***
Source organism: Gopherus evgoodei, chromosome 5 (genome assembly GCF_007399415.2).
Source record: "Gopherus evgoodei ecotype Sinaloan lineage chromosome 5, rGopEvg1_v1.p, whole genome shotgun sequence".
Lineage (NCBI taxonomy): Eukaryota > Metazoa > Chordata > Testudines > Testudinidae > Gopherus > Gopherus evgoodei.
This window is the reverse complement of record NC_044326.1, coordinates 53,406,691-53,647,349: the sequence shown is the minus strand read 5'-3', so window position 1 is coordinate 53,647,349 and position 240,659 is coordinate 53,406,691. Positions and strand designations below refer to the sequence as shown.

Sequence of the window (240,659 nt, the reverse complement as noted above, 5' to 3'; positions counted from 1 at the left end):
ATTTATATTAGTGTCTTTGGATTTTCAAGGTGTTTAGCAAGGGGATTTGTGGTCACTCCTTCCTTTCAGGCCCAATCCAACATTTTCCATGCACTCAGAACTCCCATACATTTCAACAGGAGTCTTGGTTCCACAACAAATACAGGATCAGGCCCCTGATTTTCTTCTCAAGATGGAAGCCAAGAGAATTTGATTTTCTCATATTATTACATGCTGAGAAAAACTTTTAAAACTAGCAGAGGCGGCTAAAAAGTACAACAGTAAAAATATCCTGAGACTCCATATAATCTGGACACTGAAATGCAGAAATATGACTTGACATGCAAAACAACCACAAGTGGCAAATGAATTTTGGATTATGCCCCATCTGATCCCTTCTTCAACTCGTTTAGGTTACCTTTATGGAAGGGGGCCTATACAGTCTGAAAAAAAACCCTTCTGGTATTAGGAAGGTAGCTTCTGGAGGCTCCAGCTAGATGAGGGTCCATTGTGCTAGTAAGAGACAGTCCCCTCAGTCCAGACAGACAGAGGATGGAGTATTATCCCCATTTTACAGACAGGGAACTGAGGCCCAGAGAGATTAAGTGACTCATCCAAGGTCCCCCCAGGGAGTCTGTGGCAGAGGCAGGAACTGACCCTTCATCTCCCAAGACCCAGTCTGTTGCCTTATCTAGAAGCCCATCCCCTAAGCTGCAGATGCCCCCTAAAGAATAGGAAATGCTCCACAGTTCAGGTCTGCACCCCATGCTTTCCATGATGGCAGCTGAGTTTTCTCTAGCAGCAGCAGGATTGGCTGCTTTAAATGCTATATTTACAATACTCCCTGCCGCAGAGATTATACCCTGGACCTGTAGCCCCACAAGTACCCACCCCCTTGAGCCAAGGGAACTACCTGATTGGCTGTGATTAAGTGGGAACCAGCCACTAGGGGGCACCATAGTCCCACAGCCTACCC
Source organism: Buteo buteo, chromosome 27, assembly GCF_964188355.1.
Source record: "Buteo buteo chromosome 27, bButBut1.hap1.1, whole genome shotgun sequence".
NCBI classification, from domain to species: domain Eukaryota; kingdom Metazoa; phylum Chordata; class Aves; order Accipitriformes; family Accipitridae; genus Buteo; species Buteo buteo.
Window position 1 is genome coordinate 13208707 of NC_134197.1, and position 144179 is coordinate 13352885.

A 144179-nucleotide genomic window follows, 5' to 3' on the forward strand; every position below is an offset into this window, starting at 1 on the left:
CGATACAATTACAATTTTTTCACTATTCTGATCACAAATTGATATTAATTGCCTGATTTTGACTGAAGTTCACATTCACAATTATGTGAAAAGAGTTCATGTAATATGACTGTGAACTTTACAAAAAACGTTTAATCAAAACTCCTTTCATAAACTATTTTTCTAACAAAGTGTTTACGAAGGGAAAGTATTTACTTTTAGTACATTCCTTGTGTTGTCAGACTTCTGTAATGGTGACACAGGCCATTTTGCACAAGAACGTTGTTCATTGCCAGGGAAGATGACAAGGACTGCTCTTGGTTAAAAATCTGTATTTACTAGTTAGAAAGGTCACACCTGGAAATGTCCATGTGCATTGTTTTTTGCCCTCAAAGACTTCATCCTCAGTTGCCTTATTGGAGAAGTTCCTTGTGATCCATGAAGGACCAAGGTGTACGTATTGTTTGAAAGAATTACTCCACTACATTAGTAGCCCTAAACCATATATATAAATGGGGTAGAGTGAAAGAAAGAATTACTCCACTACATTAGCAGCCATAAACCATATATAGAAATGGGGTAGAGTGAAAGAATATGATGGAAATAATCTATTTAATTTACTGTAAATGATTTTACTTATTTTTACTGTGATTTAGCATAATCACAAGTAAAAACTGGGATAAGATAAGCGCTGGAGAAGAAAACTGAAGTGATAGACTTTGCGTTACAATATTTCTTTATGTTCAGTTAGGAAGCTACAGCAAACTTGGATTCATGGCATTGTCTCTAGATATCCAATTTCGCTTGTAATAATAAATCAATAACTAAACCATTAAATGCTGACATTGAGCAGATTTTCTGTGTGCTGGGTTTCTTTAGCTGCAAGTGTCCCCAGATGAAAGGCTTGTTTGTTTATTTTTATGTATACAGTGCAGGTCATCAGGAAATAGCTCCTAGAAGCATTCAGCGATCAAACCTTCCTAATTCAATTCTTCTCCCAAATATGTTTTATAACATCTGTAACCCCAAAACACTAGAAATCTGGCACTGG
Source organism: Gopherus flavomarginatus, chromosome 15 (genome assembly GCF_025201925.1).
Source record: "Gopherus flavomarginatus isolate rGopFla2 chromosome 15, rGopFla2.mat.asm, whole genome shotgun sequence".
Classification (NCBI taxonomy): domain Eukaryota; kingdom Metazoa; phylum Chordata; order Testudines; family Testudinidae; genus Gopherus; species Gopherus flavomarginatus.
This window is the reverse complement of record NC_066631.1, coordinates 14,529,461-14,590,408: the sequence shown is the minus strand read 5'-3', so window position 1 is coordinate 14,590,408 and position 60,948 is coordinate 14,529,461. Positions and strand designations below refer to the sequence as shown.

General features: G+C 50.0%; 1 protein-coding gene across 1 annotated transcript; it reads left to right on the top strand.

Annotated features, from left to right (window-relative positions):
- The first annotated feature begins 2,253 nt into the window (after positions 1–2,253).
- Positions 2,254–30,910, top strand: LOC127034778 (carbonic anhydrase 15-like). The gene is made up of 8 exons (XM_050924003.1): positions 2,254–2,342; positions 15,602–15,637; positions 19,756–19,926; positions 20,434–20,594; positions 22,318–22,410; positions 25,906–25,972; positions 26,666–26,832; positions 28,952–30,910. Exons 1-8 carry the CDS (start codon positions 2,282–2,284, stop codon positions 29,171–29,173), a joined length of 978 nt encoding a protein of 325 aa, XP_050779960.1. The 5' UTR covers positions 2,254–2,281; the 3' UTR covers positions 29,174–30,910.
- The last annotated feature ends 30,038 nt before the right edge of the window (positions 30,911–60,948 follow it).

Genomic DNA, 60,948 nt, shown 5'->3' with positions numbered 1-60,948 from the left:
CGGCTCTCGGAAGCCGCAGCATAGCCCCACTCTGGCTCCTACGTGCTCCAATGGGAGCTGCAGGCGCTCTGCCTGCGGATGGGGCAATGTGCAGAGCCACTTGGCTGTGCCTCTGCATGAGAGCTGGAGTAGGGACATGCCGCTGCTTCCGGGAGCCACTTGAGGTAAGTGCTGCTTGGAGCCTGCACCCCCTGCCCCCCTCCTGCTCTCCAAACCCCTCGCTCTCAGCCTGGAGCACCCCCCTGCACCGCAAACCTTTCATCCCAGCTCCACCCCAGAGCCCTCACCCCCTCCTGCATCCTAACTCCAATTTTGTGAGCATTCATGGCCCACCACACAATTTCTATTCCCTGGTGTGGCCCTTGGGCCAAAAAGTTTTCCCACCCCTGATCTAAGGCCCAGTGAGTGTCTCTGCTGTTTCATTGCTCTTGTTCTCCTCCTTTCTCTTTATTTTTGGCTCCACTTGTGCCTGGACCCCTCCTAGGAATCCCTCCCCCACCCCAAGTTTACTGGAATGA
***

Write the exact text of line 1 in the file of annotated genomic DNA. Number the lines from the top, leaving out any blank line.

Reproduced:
Source organism: Gopherus evgoodei, chromosome 5 (genome assembly GCF_007399415.2).